Game Development Reference
In-Depth Information
[TypeConverter(typeof(PropertyOrderConverter))]
public class PersonnelRecord
{
// …
}
NOTE
I did have a workaround for category ordering in Microsoft .NET 1.1, but this workaround had unde-
sired results when used with .NET 2.0. At this point in time, I have not figured out a way to do this.
Using the PropertyGrid
With a bindable class created and a custom TypeConverter created to handle prop-
erty ordering, using the PropertyGrid control is super easy. All you need to do is
drag the PropertyGrid control from the Visual Studio .NET toolbox onto your
form. The only other thing you need to do now is set the SelectedObject property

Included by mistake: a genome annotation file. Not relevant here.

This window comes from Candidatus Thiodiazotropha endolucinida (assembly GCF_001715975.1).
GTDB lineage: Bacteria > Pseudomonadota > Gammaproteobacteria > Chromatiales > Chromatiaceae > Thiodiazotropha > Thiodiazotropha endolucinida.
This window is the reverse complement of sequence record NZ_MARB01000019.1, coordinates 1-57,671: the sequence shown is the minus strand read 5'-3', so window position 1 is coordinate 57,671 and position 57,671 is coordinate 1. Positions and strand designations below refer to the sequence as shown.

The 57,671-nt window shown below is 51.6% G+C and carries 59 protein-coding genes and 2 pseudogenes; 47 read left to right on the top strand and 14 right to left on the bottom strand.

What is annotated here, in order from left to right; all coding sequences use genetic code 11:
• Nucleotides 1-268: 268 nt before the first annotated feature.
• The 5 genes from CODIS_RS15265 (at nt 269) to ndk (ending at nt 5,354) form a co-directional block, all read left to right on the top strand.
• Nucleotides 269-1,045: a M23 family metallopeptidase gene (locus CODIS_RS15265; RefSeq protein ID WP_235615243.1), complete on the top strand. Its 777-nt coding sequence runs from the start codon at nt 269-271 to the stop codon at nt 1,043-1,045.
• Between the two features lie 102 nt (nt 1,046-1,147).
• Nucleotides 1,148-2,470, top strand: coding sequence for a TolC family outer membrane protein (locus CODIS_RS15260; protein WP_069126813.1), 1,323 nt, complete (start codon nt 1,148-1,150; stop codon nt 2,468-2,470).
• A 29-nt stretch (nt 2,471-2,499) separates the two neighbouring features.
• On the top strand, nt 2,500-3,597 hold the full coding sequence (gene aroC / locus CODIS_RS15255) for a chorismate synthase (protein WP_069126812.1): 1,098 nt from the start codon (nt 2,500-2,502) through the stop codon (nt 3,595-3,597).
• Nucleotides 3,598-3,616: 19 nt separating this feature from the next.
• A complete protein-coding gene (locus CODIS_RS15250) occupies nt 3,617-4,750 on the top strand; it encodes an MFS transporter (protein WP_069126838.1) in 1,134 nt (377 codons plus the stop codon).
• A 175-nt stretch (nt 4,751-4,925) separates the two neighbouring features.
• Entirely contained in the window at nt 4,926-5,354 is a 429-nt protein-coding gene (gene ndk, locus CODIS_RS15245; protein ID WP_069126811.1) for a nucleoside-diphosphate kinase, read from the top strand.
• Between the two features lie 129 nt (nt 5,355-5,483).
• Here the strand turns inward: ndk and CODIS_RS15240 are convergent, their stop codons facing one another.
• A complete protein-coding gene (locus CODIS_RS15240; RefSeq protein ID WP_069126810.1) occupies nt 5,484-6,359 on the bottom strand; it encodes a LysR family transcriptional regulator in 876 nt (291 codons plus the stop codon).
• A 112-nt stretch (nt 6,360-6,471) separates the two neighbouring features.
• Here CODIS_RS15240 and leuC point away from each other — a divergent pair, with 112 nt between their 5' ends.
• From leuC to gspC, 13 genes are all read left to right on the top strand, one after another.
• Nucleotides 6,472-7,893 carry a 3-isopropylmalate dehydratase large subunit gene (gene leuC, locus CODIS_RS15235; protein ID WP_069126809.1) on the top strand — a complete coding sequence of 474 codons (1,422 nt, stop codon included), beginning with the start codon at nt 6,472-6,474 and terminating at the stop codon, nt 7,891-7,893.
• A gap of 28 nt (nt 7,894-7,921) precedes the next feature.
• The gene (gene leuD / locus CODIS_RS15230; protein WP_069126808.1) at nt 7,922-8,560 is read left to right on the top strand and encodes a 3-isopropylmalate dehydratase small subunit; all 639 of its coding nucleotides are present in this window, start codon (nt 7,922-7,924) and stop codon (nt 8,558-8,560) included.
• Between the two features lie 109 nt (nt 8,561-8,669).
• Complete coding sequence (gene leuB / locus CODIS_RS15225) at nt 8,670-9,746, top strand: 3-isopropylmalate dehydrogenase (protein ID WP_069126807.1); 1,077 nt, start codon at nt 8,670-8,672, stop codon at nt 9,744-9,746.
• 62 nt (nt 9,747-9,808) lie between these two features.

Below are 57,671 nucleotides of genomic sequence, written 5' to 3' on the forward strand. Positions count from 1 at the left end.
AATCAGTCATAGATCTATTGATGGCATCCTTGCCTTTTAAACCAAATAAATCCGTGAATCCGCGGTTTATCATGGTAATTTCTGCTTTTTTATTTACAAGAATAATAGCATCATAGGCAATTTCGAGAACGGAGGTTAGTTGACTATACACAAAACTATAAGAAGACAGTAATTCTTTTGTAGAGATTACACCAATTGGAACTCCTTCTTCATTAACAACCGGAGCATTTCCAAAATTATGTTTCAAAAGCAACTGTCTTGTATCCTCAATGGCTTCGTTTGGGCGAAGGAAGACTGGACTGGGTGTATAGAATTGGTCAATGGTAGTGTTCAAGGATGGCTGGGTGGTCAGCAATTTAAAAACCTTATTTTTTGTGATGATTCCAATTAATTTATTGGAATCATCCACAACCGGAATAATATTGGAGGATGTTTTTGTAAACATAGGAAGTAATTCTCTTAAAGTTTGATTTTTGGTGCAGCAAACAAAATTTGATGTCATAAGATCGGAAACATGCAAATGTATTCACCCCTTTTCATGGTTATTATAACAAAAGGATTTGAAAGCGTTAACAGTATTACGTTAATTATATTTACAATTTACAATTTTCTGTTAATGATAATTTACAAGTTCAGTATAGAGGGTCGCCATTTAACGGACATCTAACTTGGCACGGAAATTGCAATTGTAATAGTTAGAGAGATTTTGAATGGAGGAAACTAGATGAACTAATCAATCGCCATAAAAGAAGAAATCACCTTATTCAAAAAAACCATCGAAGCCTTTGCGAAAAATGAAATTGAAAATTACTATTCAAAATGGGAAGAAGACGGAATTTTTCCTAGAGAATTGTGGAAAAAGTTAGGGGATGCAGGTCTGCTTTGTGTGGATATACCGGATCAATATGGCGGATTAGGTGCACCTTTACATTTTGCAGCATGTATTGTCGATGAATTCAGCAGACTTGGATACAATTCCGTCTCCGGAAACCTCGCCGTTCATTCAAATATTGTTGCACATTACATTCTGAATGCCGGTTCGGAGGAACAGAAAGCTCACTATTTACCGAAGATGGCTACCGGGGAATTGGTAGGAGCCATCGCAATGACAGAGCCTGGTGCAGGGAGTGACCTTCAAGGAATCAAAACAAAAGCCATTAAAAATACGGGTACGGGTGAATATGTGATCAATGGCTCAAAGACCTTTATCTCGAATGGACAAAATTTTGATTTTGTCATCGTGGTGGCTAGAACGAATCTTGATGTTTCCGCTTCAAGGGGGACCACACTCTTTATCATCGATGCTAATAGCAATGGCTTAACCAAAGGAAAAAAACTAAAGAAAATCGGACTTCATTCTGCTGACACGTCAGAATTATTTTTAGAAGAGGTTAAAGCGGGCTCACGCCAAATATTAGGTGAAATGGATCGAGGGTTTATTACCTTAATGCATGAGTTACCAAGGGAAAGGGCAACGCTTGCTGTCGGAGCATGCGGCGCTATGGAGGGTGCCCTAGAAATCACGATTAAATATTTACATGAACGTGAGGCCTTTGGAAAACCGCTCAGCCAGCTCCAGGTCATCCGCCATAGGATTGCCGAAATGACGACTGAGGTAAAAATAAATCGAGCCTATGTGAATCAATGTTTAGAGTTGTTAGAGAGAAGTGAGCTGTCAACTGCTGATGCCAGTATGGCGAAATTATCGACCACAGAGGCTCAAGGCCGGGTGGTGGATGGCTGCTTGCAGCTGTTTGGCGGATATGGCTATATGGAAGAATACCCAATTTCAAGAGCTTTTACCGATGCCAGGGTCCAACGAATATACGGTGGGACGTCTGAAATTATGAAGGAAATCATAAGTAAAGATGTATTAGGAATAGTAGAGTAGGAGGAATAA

of the PropertyGrid , to an instance of our bindable class PersonnelRecord .
Figure 20.2 shows the PropertyGrid control item in the Visual Studio .NET toolbox.
Figure 20.2
Screenshot of the PropertyGrid control
item in the Visual Studio .NET toolbox.
The following code snippet shows the load event for the main form in the accom-
panying example. Notice how easy it is to instantiate our PersonnelRecord , set some
initial values, and then bind it to the PropertyGrid .
private void MainForm_Load(object sender, EventArgs e)
{
PersonnelRecord record = new PersonnelRecord();
record.FirstName = “John”;
record.LastName = “Smith”;
record.PhoneNumber = “555-123-4567”;
record.Email = “john.smith@company.com”;
record.BirthDate = Convert.ToDateTime(“1980-04-10”);
record.HairColor = Color.Brown;
record.EyeColor = Color.Blue;
record.Gender = Gender.Male;
 
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